Experimental Feature: Audio Read Version
Neurodiversity is a term that’s been around for a while. In a nutshell, it means that brain differences are just that: differences. So neuro-developmental conditions, like Attention Deficit Hyperactivity Disorder (ADHD) and autism aren’t ‘abnormal’, they’re simply variations of the human brain.
I’m passionate about creating an inclusive environment in Defence. I’m an advocate of being ‘you’. This means bringing your whole self to work and understanding how you interrelate with colleagues to form the best high performing inclusive teams. For me, inclusion is about diversity of thought, profession, culture and ways of working.
Neurodiversity is everywhere, whether you know it or not
With at least 15% of the UK population estimated to demonstrate an identified ‘difference’ – things like dyslexia, dyspraxia, autism, attention deficit disorders – some of us will be self-aware, have a diagnosis and support, and will have made adjustments, but many of us won’t. Some of these attributes present a distinct advantage to working in technology roles and digital professions attract those with ‘gifts’ and abilities to code. An ability to join dots not obvious to others, or enhanced analytical skills, are a few examples.
Understanding and meeting basic needs is essential for us to do our best work
It is really important to take account of the physical and psychological environments we work in. There are basic needs that have to be met for any of us to do our best work. For some, unless the needs are met, will not be able to function effectively, or, in extreme cases, at all.
In a secretary role, I supported a senior leader. During a meeting it was clear he was preoccupied as he couldn’t focus on the session. In conversation afterwards we discussed what had happened confidentially and I learned he had Asperger’s syndrome. The distraction was simply that someone had moved furniture and the impact it had was significant. We learned the physical environment was important and needed setting out in a standard way, or we needed to explain before making changes why they were needed and that the changes were temporary. The point of me telling you this, is the change was the openness, creating the space and psychological safety for the person to talk about neurodiversity is a great first step. For the team to be aware and make simple adjustments made things better for the individual and his performance rocketed as he felt increasingly safe to be ‘different’. The impact an environment can have on people can often be the difference between being ‘brilliant’ or ‘broken’.
Making things open makes things better
Creating the space to discuss the issue within your teams is a great step, learning more about yourself and your colleagues, the support we each need, and about our preferences and styles really matures a team. We broadcast a LOT of information within Defence, each of us has preferences and knows what sticks. One of my colleagues pointed out in the past when writing papers for example, we needed to make it work for everyone – for the visual, the data-driven, and those who prefer prose and emotion. In essence, we need to make the effort to be inclusive to get the best engagements and outcomes from our work. How many times have you heard things like ‘silence is consent’ as you’ve received a large amount of information in real-time? How might this impact someone who is reflective and needs time to absorb and analyse it before being able to deliver the absolute gem of an idea that can radically change its course for the better?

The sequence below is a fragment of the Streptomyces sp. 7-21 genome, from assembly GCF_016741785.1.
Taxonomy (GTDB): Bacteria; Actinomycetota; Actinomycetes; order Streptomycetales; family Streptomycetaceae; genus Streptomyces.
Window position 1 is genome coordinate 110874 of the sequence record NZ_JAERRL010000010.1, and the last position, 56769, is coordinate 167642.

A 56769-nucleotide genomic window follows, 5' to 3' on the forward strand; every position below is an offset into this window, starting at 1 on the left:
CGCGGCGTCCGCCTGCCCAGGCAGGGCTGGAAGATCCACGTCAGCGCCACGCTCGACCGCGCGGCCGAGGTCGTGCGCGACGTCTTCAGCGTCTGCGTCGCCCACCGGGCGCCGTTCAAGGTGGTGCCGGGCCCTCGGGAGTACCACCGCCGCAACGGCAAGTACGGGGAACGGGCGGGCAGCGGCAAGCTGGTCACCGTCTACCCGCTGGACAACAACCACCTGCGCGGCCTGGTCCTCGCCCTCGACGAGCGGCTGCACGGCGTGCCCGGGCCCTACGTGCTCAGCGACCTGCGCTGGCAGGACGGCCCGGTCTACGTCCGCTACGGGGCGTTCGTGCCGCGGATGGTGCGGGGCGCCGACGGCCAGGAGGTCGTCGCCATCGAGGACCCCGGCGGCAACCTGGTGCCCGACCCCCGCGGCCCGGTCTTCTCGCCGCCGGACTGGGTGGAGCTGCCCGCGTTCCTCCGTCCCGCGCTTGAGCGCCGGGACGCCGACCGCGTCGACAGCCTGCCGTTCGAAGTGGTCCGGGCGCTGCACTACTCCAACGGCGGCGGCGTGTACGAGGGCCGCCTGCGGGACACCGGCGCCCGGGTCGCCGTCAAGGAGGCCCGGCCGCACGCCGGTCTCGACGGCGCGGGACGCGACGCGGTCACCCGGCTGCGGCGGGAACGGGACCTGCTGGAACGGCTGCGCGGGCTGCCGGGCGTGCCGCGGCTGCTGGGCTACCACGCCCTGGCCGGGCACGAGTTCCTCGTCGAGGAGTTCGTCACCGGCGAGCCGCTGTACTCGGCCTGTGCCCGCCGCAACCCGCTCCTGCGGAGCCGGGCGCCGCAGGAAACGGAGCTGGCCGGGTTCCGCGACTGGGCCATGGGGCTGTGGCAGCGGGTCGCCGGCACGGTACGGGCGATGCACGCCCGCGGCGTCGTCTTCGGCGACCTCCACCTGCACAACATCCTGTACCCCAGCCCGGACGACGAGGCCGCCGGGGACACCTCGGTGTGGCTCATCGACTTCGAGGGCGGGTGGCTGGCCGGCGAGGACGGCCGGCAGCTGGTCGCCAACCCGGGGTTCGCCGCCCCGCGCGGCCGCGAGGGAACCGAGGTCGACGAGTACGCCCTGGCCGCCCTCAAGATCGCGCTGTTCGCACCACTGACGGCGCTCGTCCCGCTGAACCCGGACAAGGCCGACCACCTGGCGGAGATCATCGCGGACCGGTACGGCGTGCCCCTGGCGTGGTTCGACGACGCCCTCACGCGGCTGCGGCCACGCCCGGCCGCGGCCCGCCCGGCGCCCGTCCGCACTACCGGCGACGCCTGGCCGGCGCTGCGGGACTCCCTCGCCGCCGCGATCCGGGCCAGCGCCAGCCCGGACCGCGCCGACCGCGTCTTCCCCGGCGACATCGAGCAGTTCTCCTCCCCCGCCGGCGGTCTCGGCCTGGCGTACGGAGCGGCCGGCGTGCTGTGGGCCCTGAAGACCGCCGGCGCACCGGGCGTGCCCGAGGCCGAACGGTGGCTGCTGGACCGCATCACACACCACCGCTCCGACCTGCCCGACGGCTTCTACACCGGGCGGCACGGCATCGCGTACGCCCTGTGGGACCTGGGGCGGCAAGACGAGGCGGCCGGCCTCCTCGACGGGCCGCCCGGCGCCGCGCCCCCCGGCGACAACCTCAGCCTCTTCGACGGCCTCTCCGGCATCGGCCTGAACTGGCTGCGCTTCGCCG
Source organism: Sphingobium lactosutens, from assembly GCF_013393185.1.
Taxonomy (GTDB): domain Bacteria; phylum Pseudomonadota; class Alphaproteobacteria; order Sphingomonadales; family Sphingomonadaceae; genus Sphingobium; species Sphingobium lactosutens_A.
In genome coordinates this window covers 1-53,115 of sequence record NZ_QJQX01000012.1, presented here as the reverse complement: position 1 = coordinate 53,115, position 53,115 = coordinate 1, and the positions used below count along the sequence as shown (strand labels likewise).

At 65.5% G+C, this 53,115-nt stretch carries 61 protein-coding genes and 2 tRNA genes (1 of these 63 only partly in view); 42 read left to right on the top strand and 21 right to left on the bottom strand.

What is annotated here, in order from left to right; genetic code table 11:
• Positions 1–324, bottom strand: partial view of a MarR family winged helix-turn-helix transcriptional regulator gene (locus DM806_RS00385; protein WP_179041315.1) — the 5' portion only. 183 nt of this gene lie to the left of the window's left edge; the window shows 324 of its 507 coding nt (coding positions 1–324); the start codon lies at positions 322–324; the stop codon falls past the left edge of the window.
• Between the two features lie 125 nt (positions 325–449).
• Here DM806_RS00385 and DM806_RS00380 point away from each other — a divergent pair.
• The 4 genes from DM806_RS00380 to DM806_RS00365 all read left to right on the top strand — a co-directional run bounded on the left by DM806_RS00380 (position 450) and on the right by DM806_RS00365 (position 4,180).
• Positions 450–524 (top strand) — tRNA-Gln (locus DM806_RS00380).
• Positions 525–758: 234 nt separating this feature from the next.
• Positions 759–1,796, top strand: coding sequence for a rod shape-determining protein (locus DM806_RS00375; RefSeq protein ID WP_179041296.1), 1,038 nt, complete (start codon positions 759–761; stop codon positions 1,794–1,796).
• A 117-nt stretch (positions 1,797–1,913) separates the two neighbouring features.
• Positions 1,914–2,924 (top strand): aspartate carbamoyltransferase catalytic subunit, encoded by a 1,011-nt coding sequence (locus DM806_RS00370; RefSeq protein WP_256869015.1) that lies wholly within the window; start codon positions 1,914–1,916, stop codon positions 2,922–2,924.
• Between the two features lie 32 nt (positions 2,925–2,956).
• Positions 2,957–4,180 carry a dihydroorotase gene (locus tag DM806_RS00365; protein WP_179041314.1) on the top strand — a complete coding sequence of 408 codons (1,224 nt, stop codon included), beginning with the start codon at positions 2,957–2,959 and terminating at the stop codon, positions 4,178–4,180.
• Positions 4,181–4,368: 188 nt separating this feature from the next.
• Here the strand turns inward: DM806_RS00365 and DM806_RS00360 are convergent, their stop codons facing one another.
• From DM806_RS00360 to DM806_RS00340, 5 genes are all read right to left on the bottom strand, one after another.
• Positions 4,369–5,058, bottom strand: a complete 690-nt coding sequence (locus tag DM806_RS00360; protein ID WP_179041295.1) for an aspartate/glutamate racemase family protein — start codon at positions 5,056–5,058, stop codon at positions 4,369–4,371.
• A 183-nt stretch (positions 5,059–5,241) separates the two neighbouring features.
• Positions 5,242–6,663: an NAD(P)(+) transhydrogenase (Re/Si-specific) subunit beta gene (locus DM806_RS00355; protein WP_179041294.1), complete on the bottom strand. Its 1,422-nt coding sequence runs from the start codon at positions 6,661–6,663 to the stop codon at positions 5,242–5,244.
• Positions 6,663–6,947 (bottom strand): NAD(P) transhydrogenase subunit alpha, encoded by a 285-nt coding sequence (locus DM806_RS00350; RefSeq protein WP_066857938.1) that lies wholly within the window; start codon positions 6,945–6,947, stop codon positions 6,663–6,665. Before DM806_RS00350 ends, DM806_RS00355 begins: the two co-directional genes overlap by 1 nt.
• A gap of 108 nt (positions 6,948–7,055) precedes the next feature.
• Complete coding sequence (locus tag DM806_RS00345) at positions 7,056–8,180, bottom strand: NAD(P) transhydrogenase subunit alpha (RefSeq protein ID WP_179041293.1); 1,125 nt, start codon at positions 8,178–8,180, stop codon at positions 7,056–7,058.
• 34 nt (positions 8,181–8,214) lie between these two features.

Defence Digital Service developed their ‘team charter’ after spending time explicitly figuring out each other’s working preferences to align with each other. It includes things like being forgiving of mistakes, not placing blame, and asking for help. This form of approach to a more open working environment can provide opportunities for neurodivergent people to thrive.
Our leaders are opening up. How about you and yours?
Defence must be commended for its recent efforts on Diversity and in the last few months alone, Sir General Patrick Sanders published a brave account around his deeply personal experience of mental health. Second Sea Lord ‘coming out’ as being Autistic allowed him to share some of the advantages being on ‘the spectrum’ has to enable him to deliver a hugely complex role. So, our general commitment to Diversity is moving in the right direction as our leaders demonstrate leadership by opening up and discussing their experiences. We do, however, have a LONG way to go to create and sustain the inclusive psychologically safe environment that will enable us all to do our best work. Not everyone will be comfortable sharing their story or be supported in this way, many people with these attributes will have experienced discrimination, bullying, being ridiculed and therefore reticent to declare. There’s a host of support groups and networks in work and beyond that do great things to advise and support a variety of groups and individuals.
But my call to action is that it is on each of us to create and develop the environments within our teams, to look beyond the surface, and be curious about the impact of our interaction. Did everyone understand your point? Are people clear about the task? Is someone uncomfortable discussing numbers?
I hope this has helped provoke a little thought and start some conversations. My experience in these matters is: the cavalry isn’t coming to make our environments more inclusive for us, it requires our focus and effort and when we do that, the results are among the most rewarding. Let us each create a legacy of inclusion everyone can be proud of!